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Separating the Opposing Effects of Bilateral Tax Treaties

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  • Bruce A. Blonigen
  • Lindsay Oldenski
  • Nicholas Sly

Abstract

Bilateral tax treaties (BTT) are intended to promote foreign direct investment and foreign affiliate activity through double taxation relief. However, BTTs also typically contain provisions that facilitate sharing of tax information between countries intended to curtail tax avoidance by multinational firms. These provisions should disproportionately affect firms that intensively use inputs for which an arms-length price is easily observed, since strategic transfer practices that manipulate tax liabilities are no longer effective with information sharing between countries. Using BEA firm-level data we are able to separately estimate the impacts of double-taxation relief and sharing of tax information on investment behavior of US multinational firms. We find a significant positive effect of new tax treaties on foreign affiliate activity between member nations that is offset (and even reversed) the more a firm relies on inputs traded on an organized exchange (i.e., inputs for which the arms-length price is easily observed). We find these opposing BTT effects for both the intensive margin (sales of existing affiliates) and the extensive margin (entry of new affiliates).

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Paper provided by National Bureau of Economic Research, Inc in its series NBER Working Papers with number 17480.

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Date of creation: Oct 2011
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Publication status: Forthcoming: Separating the Opposing Effects of Bilateral Tax Treaties , Bruce A. Blonigen, Lindsay Oldenski, Nicholas Sly. in Trans-Atlantic Public Economics Seminar , Devereux and Gordon. 2014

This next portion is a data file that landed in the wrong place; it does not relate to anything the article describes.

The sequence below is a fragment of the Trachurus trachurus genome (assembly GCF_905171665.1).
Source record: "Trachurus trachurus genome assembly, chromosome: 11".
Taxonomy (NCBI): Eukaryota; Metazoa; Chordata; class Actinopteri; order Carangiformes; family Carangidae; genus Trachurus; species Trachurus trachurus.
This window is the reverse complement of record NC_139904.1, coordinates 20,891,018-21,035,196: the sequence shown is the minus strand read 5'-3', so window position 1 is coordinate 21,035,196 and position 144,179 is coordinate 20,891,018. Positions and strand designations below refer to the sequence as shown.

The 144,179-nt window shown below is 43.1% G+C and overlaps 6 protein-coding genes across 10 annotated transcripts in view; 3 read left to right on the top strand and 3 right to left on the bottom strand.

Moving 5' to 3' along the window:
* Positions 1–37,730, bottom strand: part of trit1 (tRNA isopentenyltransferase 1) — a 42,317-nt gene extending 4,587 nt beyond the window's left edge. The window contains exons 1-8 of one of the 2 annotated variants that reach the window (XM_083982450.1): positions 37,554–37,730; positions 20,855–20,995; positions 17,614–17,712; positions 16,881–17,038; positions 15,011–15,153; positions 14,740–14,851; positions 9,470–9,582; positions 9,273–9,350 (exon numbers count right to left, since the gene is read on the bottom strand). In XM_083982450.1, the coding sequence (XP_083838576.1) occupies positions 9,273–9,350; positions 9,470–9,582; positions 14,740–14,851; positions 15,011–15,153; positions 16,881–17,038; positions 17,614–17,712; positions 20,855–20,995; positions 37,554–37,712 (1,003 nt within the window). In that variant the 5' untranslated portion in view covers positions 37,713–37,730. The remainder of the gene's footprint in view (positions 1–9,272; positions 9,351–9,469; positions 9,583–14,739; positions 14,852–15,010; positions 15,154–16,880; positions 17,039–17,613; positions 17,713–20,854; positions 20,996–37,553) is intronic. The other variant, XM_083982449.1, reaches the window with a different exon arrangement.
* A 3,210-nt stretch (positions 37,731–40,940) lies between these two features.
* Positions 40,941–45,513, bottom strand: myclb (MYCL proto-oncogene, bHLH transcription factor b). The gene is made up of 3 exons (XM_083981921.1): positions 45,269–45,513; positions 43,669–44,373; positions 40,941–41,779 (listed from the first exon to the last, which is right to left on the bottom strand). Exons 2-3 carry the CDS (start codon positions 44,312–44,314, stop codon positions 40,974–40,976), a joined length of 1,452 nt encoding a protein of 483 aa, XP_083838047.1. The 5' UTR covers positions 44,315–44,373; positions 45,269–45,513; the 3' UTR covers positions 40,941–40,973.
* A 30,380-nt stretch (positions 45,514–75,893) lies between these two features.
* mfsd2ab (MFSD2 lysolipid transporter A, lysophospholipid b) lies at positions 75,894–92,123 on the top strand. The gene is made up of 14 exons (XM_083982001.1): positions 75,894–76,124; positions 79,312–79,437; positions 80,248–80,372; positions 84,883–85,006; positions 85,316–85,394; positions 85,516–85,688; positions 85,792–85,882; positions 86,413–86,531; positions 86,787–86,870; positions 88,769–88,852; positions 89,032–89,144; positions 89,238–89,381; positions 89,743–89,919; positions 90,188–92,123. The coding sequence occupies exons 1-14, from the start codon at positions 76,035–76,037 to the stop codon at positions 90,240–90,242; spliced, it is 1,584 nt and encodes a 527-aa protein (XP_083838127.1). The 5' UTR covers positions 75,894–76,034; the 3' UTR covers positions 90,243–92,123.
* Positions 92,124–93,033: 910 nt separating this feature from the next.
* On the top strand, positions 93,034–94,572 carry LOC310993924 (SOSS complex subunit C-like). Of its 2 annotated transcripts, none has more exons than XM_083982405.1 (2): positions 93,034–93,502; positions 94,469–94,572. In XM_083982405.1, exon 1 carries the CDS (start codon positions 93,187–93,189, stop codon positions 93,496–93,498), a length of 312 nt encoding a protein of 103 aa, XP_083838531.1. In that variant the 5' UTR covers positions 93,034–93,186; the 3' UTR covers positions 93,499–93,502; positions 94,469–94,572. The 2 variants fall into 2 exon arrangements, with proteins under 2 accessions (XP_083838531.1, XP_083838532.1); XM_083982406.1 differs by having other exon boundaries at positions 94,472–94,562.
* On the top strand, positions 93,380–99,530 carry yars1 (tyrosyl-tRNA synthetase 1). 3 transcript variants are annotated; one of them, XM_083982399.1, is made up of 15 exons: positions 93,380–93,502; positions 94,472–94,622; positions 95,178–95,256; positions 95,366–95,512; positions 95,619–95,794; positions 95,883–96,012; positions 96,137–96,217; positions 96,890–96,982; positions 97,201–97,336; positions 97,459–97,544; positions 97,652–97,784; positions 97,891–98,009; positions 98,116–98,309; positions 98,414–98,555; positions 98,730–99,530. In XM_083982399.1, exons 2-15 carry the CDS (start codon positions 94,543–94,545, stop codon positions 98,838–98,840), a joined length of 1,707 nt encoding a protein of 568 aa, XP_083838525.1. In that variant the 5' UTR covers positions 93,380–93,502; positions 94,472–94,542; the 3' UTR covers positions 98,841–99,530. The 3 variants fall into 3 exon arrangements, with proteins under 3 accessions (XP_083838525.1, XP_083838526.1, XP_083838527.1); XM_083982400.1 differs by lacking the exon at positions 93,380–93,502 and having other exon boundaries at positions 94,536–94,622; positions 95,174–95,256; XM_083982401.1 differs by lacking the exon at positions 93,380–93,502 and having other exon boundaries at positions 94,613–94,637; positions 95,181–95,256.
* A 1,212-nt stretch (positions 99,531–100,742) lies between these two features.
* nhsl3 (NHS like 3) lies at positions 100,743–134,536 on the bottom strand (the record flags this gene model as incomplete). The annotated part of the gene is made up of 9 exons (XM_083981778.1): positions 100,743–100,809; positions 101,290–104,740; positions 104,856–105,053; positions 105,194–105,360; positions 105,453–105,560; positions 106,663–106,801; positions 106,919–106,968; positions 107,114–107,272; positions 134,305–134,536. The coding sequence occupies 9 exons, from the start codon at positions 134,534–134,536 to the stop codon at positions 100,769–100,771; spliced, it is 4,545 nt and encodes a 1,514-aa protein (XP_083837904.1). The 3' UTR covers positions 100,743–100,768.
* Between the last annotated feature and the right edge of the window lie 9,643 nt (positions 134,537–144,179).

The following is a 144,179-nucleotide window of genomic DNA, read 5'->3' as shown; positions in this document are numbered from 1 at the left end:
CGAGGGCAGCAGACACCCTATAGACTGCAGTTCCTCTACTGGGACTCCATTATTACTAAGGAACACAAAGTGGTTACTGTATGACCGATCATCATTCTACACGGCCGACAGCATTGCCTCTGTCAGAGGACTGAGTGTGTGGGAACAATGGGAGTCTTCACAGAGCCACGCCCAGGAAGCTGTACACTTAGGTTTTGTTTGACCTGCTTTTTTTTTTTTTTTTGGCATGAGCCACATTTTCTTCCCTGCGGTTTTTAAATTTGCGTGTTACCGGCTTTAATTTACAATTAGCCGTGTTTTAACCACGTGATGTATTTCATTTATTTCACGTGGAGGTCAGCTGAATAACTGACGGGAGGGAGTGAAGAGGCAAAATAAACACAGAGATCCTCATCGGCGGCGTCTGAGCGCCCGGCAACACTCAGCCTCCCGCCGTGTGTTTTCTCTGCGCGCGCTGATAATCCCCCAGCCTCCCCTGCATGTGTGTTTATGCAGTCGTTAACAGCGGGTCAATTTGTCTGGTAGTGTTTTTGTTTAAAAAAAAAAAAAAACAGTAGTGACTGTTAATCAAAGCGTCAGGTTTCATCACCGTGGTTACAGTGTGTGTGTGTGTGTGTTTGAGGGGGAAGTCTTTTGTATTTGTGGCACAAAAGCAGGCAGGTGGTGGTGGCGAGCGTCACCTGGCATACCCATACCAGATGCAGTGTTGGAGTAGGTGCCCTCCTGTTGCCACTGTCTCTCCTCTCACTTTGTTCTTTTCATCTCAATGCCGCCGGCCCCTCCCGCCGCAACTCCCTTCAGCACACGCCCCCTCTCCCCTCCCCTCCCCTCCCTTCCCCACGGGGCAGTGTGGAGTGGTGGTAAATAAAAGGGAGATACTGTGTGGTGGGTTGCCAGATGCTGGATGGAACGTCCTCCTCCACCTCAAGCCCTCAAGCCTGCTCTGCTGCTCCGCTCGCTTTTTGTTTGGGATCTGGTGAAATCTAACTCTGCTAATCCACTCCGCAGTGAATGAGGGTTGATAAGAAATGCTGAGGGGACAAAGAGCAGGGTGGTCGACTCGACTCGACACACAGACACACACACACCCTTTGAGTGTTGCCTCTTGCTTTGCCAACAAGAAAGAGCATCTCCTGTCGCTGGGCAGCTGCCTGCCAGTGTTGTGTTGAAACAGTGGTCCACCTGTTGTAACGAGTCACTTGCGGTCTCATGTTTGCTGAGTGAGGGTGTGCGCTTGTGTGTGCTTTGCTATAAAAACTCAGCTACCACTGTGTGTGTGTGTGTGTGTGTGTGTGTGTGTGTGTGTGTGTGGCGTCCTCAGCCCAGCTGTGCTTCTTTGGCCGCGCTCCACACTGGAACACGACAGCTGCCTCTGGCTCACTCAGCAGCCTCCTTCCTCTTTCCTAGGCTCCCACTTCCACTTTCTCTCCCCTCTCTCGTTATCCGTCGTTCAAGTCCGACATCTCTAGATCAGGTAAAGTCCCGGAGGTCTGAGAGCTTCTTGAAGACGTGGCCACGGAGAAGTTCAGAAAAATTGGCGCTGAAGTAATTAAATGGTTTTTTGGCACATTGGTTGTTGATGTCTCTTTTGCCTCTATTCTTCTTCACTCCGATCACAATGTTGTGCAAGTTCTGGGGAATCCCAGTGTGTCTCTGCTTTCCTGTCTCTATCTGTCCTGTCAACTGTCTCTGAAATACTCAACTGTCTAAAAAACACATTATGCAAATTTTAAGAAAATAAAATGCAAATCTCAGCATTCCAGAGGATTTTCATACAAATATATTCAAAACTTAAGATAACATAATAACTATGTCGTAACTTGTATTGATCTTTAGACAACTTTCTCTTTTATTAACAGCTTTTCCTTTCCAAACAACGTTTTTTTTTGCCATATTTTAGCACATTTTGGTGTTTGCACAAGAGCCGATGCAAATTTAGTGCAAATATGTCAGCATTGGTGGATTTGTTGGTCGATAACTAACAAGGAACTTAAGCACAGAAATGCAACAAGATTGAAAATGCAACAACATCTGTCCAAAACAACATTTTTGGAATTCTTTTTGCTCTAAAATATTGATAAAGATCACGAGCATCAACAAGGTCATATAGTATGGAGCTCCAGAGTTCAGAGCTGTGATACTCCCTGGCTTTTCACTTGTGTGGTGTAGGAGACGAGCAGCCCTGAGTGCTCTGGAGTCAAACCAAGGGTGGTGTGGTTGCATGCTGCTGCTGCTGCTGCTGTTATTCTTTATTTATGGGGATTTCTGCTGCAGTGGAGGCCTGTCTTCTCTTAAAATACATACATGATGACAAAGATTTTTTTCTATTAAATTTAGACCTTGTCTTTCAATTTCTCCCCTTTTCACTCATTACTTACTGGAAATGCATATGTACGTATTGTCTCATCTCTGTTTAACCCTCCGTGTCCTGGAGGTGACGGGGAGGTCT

Handle: RePEc:nbr:nberwo:17480

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References

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Cited by:
  1. Nicholas Sly & Caroline Weber, 2013. "International Fiscal Policy Coordination and GDP Comovement," CESifo Working Paper Series 4358, CESifo Group Munich.
  2. Arjan Lejour, 2014. "The Foreign Investment Effects of Tax Treaties," CPB Discussion Paper 265, CPB Netherlands Bureau for Economic Policy Analysis.
  3. Rudiger Ahrend & Antoine Goujard, 2012. "International Capital Mobility and Financial Fragility - Part 3. How Do Structural Policies Affect Financial Crisis Risk?: Evidence from Past Crises Across OECD and Emerging Economies," OECD Economics Department Working Papers 966, OECD Publishing.
  4. repec:hal:wpaper:halshs-00665054 is not listed on IDEAS
  5. Niels Johannesen & Gabriel Zucman, 2012. "The End of Bank Secrecy? An Evaluation of the G20 Tax Haven Crackdown," PSE Working Papers halshs-00665054, HAL.

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